Belarus and Russia settle dispute, but Putin has the last word

by Courtney Weaver

On Thursday, while Russian president Dmitry Medvedev, was in his element in the US, promoting Russia's Silicon Valley in sunny California, prime minister Vladimir Putin was in his - in a grimy industrial centre in Siberia.

Visiting Novokuznetsk (formerly Stalinsk), Putin took a moment to comment on the gas dispute between Belarus and Gazprom that has just been settled - and put the former Soviet republic in its place.

While sweetly remarking on Russia and Belarus's "special relations", Putin curtly reminded the small neighbour that it was paying less for Russian natural gas than any other country in the world - only $150 per thousand cubic metres until this week's dispute. He chided Belarus for not paying sooner its debt to Gazprom - the issue that precipitated the dispute and led to cuts this week in gas supplies from Russia to Belarus.

"Several times I and [Medvedev] had to remind our Belarusian partners at the highest level about the necessity of fulfilling their debt [to Gazprom] -and there was no reaction," he said.

The prime minister's words stung, especially after they came even sharper remarks from Medvedev who on Monday mocked Belarus for trying to pay its debt to Gazprom in "pies, butter, cheese [and] pancakes".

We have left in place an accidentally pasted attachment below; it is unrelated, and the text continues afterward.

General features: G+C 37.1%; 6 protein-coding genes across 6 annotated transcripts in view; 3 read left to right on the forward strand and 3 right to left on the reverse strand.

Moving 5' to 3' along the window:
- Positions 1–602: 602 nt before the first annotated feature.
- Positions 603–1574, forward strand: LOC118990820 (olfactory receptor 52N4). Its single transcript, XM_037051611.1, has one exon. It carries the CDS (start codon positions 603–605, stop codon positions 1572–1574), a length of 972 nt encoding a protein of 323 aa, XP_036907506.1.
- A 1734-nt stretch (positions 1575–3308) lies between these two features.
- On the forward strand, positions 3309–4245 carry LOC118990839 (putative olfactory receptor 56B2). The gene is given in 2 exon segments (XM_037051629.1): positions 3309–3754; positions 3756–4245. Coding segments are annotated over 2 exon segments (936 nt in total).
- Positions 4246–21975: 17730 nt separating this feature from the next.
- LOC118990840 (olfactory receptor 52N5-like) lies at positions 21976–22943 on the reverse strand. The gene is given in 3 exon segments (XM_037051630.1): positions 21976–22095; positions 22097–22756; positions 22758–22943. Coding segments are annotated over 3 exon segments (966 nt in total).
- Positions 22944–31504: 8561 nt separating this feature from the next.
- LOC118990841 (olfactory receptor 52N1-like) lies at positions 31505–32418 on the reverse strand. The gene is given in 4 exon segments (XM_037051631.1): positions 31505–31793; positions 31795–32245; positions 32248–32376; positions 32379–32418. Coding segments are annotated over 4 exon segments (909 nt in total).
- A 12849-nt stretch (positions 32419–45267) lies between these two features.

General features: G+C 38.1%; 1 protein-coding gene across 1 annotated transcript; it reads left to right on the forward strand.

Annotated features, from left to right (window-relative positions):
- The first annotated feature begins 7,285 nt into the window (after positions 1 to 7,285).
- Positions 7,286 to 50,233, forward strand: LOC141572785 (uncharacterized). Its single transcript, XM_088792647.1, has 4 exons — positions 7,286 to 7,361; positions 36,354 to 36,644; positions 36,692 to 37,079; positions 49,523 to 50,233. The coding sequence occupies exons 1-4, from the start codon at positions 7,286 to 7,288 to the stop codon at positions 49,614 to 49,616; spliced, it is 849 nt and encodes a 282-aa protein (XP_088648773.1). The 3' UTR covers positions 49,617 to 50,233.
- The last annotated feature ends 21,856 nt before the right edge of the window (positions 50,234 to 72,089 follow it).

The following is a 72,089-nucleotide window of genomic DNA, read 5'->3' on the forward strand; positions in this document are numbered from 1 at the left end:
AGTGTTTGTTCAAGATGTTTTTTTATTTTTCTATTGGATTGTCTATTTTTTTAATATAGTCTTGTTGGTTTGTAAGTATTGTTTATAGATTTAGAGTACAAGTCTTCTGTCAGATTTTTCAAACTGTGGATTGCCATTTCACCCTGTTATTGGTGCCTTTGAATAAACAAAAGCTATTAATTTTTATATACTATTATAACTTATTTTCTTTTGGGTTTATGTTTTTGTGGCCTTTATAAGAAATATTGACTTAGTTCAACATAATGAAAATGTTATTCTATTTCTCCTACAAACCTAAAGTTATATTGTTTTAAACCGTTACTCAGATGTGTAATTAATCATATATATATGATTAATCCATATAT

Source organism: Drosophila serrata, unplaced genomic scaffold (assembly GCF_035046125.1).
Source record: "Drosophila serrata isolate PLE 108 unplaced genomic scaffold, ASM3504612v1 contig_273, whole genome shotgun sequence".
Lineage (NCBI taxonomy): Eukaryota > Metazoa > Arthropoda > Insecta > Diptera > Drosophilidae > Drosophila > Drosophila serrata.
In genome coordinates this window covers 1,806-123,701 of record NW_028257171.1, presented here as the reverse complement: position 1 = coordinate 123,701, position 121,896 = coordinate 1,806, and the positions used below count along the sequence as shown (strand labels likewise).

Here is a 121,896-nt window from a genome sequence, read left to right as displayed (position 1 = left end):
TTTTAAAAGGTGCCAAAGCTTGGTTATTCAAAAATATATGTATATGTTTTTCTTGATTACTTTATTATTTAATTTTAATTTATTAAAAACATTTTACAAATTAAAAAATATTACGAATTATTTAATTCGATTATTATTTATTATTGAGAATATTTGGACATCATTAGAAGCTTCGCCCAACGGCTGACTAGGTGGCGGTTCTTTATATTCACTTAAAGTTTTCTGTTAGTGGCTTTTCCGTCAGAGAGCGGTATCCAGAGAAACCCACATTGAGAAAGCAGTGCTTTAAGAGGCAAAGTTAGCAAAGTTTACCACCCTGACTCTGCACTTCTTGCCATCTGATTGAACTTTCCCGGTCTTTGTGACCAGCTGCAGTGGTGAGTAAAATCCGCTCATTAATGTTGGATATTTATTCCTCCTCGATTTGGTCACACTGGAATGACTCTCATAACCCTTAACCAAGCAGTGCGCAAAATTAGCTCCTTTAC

Alexander Lukashenko, president of Belarus, naturally claimed to be "humiliated" by the president's comments. But the Kremlin's cavalier take on the spat shows just how much it has Belarus economically wrapped around its finger.

Russia has a 60 per cent share of Belarus's import market and buys 30 per cent of all Belarusian exports while Belarus has just a 5 per cent of Russia's import market and buys less than 5 per cent of all Russian exports, according to the World Trade Organisation.

In exchange for Belarus's political loyalty, Russia has been selling the country cheap oil and gas, which Belarus can then refine and send to Europe. It has also been buying Belarus's exports, including $1bn in dairy products a year- no small sum, Belarus learned, when Moscow temporarily banned more than 1,000 of the country's milk products last summer.

Furious at the time, Lukashenko was finally able to come to a compromise with Medvedev. Yet in the months since he's become increasingly vocal about his frustrations with Russian-Belarusian trade and may have been looking for a space to air them.

In March Lukashenko announced that Belarus had agreed to buy up to 80,000 barrels of crude oil a day from Venezuela, a slap in the face to its traditional partner.

"[Belarus and Russia] sign serious documents, [Belarus] agrees on large-scale accords with our strategic ally [Russia], but at the same time can't secure transparent and fair terms of mutual trade," Lukashenko said at the time, state agency RIA Novosti, reported.

Perhaps Lukashenko hoped a high-profile gas dispute with Gazprom would force Russia to make a few more trade concessions. But if the recent words of Medvedev and Putin are any guide, Moscow won't be budging an inch.


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